Nancy Lematta, Former Chair of Columbia Helicopters, Gives Providence $2M for COVID Fight

Nancy Lematta, Former Chair of Columbia Helicopters, Gives Providence $2M for COVID Fight

Tyler Franke, Canby Now Podcast

The former board chair of Aurora-based Columbia Helicopters has donated $2 million to the Providence health system’s response to the COVID-19 outbreak, and she wants others to follow her lead.

In a video posted by the Providence Portland Medical Foundation yesterday, Nancy Lematta says she has been wondering what she can do to assist in the state, nation and world’s response to the coronavirus pandemic.

“I kept thinking, ‘What could I do to help?” she says. “Could I make masks? Well, I probably couldn’t make them the way I’m supposed to. What could I do? And I thought, I can give money. I’m very fortunate that I have the ability to give money.”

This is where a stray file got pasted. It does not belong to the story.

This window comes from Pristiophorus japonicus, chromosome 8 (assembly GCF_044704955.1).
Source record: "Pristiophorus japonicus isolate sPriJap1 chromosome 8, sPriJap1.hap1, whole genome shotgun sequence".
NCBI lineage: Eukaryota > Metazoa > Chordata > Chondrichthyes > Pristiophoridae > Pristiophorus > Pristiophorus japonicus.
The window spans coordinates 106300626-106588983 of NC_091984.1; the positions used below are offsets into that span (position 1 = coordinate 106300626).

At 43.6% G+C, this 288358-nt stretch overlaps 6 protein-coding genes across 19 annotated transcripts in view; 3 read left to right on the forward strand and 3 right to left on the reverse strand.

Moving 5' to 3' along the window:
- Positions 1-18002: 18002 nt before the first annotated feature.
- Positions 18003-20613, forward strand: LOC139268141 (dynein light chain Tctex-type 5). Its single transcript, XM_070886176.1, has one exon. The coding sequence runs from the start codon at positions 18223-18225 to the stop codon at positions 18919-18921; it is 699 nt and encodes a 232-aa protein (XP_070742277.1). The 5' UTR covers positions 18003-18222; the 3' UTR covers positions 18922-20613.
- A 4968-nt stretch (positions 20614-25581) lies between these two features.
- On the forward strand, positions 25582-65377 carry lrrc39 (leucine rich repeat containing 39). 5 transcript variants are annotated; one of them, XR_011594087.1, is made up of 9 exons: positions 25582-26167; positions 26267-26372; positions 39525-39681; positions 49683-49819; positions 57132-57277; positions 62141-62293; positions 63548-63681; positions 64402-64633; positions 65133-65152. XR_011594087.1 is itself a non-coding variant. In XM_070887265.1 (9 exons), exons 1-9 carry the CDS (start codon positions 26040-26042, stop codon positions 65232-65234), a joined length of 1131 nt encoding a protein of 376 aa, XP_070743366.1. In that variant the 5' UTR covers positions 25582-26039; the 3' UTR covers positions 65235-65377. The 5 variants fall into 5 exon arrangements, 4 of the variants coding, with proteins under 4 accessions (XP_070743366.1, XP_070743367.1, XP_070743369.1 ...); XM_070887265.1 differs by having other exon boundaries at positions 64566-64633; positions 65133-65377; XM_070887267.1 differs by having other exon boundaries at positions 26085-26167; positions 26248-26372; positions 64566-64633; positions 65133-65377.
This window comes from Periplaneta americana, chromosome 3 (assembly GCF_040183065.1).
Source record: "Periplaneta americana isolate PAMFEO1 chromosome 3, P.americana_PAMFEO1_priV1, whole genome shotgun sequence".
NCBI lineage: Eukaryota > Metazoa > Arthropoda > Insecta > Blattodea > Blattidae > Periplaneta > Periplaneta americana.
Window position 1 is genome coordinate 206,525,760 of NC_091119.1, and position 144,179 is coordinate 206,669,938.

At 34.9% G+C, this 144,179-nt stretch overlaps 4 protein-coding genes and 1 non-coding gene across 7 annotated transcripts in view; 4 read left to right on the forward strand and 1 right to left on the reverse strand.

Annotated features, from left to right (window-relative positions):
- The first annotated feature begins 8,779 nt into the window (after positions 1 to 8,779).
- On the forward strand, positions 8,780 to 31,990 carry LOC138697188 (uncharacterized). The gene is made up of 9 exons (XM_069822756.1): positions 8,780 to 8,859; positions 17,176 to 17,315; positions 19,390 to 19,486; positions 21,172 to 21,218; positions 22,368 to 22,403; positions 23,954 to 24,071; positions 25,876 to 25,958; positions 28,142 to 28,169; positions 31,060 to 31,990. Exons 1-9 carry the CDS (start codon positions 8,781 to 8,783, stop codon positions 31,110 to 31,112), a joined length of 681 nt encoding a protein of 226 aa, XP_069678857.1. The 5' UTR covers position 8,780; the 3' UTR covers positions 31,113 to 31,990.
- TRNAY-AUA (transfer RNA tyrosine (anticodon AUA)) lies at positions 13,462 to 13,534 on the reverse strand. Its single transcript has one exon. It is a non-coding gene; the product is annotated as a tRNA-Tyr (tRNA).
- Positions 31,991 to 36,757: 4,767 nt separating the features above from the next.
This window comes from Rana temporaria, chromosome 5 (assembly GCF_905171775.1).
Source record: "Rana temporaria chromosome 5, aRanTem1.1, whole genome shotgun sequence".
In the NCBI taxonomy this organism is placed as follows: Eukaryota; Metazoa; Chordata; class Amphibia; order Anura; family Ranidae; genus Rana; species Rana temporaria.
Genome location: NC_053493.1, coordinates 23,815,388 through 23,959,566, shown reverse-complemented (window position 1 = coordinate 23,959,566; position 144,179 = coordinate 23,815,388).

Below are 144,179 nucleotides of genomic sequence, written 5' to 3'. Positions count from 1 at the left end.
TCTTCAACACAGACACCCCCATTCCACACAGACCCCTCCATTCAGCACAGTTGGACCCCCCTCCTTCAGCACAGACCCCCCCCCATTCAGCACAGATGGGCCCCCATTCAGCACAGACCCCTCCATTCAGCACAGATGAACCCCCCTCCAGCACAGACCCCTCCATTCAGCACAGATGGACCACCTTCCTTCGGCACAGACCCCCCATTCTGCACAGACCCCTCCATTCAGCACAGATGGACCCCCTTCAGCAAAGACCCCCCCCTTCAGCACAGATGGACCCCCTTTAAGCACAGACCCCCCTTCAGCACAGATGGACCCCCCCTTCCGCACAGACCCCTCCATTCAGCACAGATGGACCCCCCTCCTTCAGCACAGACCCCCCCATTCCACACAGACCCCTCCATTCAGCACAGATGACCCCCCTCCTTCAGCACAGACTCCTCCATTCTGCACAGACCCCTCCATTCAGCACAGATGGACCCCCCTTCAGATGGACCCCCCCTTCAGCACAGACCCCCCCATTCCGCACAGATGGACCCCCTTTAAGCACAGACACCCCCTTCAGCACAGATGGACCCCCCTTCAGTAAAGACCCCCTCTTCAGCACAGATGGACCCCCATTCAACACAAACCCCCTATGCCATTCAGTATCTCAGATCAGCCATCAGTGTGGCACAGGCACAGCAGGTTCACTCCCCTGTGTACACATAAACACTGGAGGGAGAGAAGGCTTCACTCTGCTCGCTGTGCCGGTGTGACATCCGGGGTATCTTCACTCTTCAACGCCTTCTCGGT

Lematta, who is also a longtime board member for Providence, said she hoped others would join her in donating to the fund dedicated to the COVID-19 response, which will go toward needed hospital supplies and equipment and fund research of the disease at the Earle A. Chiles Research Institute.

“I would hope that other people would want to contribute something to it, and if we could meet or exceed this amount from other people, that would be wonderful,” Lematta said. “I’m happy to be able to do that, and hope it can make a difference.”

Lematta and her late husband, Wes Lematta, gave $1 million for Providence’s cancer research in 2003, but the hospital said she usually donates without publicity. This time, though, she wants to inspire others to give if they are able.

Wes Lematta founded Columbia Helicopters, based at the Aurora State Airport, in 1957, and is now a global leader in heavy-lift helicopter operations and manufacture, maintenance, repair and overhaul services. Its home airfield at the Aurora airport is named after him. Nancy Lematta was its board chair until she retired in 2014.

“Lematta challenges the community to join her by giving generously to slow the spread of the virus and care for the most vulnerable Oregonians throughout the state,” the hospital said in its announcement of the gift.